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Ventilation
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Due to the energy crisis in the 1970's, Canadian building methods have made homes more energy efficient.  This is great news for our energy bills and the environment, but now costs us in our home's natural ventilation to and from the outdoors.  We know that even outdoor air is not always healthy either, but the idea is to have 'new, fresh air' rather than 'recycled, stale air' in our homes at all times.  
Living in these modern days allows us to embrace many conveniences like durable building products, personal items such as hairsprays, perfumes and air fresheners and super-strength cleaning products, which increase the level of chemicals we breathe on a daily basis to epidemic proportions. The average home has 1,500 hazardous compounds from approximately 3,000 man-made products in it at any given time.  This creates our need for additional ventilation to what the average new home has to offer.

Ventilation helps to lower concentrations of indoor air pollutants by supplying fresh air from the outside while removing stale air from the inside.  An inexpensive way to increase ventilation in and out of your home, when the weather allows you to, is to open windows and doors or use fans.  This isn’t always practical to do, due to hot, cold or damp weather, plus the need to be there at the time, so the need for other alternatives have become necessary. 

Ventilation equipment is as crucial to your house as a furnace or water heater.   An HRV (Heat Recovery Ventilator) is a self-contained ventilation system designed to provide a balanced intake and exhaust to and from your home and can be ducted to various rooms in the home (especially kitchens and washrooms).  It is usually installed in the basement with intake and exhaust openings made to the outdoors by a professional into the home's foundation.  This not only exhausts the moist and stale air that a regular exhaust fan does, but also brings in fresh air from outdoors.  It is like having your windows open 24 hours a day without all of the heat / cooling loss (recovers up to 80%), and although more expensive than some indoor air quality products, is by far one of the most important.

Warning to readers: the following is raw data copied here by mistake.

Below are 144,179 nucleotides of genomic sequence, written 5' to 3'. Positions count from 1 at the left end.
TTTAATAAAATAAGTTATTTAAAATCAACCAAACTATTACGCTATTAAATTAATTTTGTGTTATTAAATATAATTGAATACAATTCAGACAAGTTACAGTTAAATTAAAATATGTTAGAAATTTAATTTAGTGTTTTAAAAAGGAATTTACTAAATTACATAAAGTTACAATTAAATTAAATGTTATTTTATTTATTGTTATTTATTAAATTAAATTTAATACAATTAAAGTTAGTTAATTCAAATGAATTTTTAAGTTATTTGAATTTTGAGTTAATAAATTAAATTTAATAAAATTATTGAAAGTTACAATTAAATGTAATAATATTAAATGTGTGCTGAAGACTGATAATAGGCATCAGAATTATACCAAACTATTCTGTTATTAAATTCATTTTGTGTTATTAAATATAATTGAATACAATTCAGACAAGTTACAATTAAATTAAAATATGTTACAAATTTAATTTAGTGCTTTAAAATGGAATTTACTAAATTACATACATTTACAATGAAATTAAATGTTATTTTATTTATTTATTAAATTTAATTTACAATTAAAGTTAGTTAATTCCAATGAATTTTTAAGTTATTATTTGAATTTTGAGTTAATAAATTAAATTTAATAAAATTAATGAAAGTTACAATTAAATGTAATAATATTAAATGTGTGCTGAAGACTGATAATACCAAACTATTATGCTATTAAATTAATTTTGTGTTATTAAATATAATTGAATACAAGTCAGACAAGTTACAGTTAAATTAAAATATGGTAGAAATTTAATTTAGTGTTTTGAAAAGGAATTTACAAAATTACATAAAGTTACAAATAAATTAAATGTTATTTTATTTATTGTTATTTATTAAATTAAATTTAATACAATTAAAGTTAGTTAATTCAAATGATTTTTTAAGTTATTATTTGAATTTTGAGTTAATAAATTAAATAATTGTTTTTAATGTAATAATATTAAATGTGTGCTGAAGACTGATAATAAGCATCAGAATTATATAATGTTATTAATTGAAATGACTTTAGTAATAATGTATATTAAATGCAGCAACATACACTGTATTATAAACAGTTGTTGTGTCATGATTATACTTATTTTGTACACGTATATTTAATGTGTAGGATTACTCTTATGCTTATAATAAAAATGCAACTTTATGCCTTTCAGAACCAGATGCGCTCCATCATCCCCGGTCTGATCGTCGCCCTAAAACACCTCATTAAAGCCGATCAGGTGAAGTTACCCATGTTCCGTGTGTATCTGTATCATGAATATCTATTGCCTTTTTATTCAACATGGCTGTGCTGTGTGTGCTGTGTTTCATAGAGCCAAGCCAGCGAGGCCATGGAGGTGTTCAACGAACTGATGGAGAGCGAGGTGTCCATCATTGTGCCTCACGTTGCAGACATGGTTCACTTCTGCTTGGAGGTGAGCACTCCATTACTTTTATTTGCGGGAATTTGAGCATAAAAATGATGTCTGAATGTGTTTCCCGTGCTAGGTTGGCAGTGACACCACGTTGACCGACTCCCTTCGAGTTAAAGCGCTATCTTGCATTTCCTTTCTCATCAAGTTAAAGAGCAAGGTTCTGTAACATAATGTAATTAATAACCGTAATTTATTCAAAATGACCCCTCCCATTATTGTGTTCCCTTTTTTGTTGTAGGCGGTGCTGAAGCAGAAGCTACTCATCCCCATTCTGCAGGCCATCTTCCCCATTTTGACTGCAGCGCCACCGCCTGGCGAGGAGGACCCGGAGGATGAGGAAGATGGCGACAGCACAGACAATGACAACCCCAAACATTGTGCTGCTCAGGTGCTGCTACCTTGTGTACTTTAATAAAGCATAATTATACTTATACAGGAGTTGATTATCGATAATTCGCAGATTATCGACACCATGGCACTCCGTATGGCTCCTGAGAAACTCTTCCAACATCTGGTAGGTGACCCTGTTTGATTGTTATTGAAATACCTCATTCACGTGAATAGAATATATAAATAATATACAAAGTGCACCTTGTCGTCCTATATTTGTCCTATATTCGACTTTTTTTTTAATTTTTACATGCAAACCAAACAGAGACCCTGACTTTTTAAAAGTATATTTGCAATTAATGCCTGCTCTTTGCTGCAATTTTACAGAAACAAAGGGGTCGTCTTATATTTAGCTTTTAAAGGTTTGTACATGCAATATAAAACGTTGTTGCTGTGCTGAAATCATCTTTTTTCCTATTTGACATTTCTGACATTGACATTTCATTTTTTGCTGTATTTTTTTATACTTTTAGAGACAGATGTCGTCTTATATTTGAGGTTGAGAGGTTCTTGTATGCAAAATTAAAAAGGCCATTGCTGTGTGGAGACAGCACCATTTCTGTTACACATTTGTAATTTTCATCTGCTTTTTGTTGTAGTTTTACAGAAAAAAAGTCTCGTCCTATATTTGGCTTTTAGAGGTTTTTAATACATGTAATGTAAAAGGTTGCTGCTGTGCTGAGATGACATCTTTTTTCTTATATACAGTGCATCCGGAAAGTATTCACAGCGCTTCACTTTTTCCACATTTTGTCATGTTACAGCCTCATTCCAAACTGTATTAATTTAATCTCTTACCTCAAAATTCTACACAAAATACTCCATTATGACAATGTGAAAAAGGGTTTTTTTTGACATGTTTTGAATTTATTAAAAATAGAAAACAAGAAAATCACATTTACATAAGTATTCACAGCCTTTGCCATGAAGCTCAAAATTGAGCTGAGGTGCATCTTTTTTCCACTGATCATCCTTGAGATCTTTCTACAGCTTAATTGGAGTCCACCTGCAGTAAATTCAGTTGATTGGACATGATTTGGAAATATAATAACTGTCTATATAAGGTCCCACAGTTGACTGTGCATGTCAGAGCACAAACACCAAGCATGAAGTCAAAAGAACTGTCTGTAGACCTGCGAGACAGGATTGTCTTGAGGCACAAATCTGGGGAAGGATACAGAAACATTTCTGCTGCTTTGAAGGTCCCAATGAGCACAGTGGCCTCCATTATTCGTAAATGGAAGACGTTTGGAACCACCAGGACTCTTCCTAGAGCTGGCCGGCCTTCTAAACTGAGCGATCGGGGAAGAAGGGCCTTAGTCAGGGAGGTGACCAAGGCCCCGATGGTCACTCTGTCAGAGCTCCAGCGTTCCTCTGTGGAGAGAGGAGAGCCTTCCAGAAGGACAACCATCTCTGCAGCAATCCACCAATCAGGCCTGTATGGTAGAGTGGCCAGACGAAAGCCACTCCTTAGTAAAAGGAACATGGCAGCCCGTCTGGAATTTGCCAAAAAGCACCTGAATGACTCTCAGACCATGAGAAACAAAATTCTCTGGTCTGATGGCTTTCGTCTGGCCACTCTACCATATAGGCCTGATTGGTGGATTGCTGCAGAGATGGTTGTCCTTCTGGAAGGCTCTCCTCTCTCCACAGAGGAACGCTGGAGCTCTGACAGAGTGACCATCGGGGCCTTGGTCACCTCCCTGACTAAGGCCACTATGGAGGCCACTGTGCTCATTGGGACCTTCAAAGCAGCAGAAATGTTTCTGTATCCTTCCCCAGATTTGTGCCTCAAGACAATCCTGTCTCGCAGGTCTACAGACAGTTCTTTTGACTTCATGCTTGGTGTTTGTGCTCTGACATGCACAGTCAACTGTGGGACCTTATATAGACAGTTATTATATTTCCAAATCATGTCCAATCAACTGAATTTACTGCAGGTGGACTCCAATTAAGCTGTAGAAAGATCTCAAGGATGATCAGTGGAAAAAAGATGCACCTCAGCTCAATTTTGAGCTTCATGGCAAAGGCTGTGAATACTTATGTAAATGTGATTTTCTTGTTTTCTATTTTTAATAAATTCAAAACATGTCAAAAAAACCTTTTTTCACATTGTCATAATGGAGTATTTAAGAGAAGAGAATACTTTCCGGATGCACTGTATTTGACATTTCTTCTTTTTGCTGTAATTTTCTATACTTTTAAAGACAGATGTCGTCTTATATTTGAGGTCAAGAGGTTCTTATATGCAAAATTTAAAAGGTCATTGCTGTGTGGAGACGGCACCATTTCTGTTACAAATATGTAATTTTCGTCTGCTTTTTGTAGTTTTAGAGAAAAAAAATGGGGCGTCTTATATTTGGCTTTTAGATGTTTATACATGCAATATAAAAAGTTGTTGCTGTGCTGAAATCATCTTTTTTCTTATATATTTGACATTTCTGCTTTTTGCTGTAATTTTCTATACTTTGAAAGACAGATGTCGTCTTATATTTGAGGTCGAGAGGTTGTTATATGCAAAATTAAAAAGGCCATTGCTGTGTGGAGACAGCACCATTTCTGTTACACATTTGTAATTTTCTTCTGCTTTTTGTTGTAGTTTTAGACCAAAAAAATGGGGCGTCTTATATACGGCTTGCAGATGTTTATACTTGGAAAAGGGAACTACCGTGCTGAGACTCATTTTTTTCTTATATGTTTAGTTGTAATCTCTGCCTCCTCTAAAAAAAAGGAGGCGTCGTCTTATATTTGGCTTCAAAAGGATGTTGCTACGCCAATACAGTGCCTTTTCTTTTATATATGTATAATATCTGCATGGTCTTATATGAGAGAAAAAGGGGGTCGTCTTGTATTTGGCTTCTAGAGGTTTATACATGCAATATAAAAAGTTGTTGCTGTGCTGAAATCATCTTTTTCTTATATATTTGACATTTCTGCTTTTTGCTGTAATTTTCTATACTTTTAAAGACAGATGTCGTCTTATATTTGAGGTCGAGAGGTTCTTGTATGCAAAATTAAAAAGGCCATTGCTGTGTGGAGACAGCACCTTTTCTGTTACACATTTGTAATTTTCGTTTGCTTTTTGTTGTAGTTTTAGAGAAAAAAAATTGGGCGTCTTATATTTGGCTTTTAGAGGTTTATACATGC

Exhaust fans in kitchens and bathrooms can also help get humidity and contaminants like chemicals from household products to the outside, but ensure that these fans are vented outdoors and not into the attic.  Exhaust fans in the bathroom in particular are very important because nearly 75% of the water used in the home is in the bathroom and therefore it is vital to have an air vent to remove the humid air from this area. 

The one problem with running exhaust fans is that adding negative pressure to the home causes depressurization, so you could never run them continuously. This means that the air from the home is being 'sucked' out, but where from? The negative pressure draws from any space open to the outdoors. If your windows are open, it's fine, as outdoor air will be drawn into the home. If they are not, however, air will be drawn as in the diagram from chimney flues, furnaces and water heaters, which can lead to combustible gases to be drawn into your home... not the healthiest of things to be breathing.

The use of smoke and carbon monoxide detectors are important to ensure combustion appliances are venting properly and always seek professional advice when installing a new ventilation system.

For more information on your home's ventilation system, or to add healthy ventilation to your home, call Home Heroes today!
 
 
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